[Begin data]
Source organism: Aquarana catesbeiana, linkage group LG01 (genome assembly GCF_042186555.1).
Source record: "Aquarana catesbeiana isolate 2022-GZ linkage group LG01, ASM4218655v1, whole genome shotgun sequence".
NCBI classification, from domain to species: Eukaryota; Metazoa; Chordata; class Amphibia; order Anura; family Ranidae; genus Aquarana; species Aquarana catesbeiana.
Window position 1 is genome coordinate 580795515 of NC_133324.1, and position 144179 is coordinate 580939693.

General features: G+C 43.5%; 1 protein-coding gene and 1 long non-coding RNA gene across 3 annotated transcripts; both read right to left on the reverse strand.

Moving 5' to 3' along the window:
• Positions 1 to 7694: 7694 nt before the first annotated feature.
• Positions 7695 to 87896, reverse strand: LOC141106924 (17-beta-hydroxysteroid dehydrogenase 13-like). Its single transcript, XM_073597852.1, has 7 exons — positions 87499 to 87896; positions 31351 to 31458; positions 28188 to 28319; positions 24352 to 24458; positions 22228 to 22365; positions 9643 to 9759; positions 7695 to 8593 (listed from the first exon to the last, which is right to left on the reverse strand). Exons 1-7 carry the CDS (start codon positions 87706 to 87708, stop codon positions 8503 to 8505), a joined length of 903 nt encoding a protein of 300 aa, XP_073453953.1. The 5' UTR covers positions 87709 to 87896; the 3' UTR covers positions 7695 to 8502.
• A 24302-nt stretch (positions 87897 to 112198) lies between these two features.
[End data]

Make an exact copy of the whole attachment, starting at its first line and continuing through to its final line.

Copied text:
Source organism: Aquarana catesbeiana, linkage group LG01 (genome assembly GCF_042186555.1).
Source record: "Aquarana catesbeiana isolate 2022-GZ linkage group LG01, ASM4218655v1, whole genome shotgun sequence".
NCBI classification, from domain to species: Eukaryota; Metazoa; Chordata; class Amphibia; order Anura; family Ranidae; genus Aquarana; species Aquarana catesbeiana.
Window position 1 is genome coordinate 580795515 of NC_133324.1, and position 144179 is coordinate 580939693.

General features: G+C 43.5%; 1 protein-coding gene and 1 long non-coding RNA gene across 3 annotated transcripts; both read right to left on the reverse strand.

Moving 5' to 3' along the window:
• Positions 1 to 7694: 7694 nt before the first annotated feature.
• Positions 7695 to 87896, reverse strand: LOC141106924 (17-beta-hydroxysteroid dehydrogenase 13-like). Its single transcript, XM_073597852.1, has 7 exons — positions 87499 to 87896; positions 31351 to 31458; positions 28188 to 28319; positions 24352 to 24458; positions 22228 to 22365; positions 9643 to 9759; positions 7695 to 8593 (listed from the first exon to the last, which is right to left on the reverse strand). Exons 1-7 carry the CDS (start codon positions 87706 to 87708, stop codon positions 8503 to 8505), a joined length of 903 nt encoding a protein of 300 aa, XP_073453953.1. The 5' UTR covers positions 87709 to 87896; the 3' UTR covers positions 7695 to 8502.
• A 24302-nt stretch (positions 87897 to 112198) lies between these two features.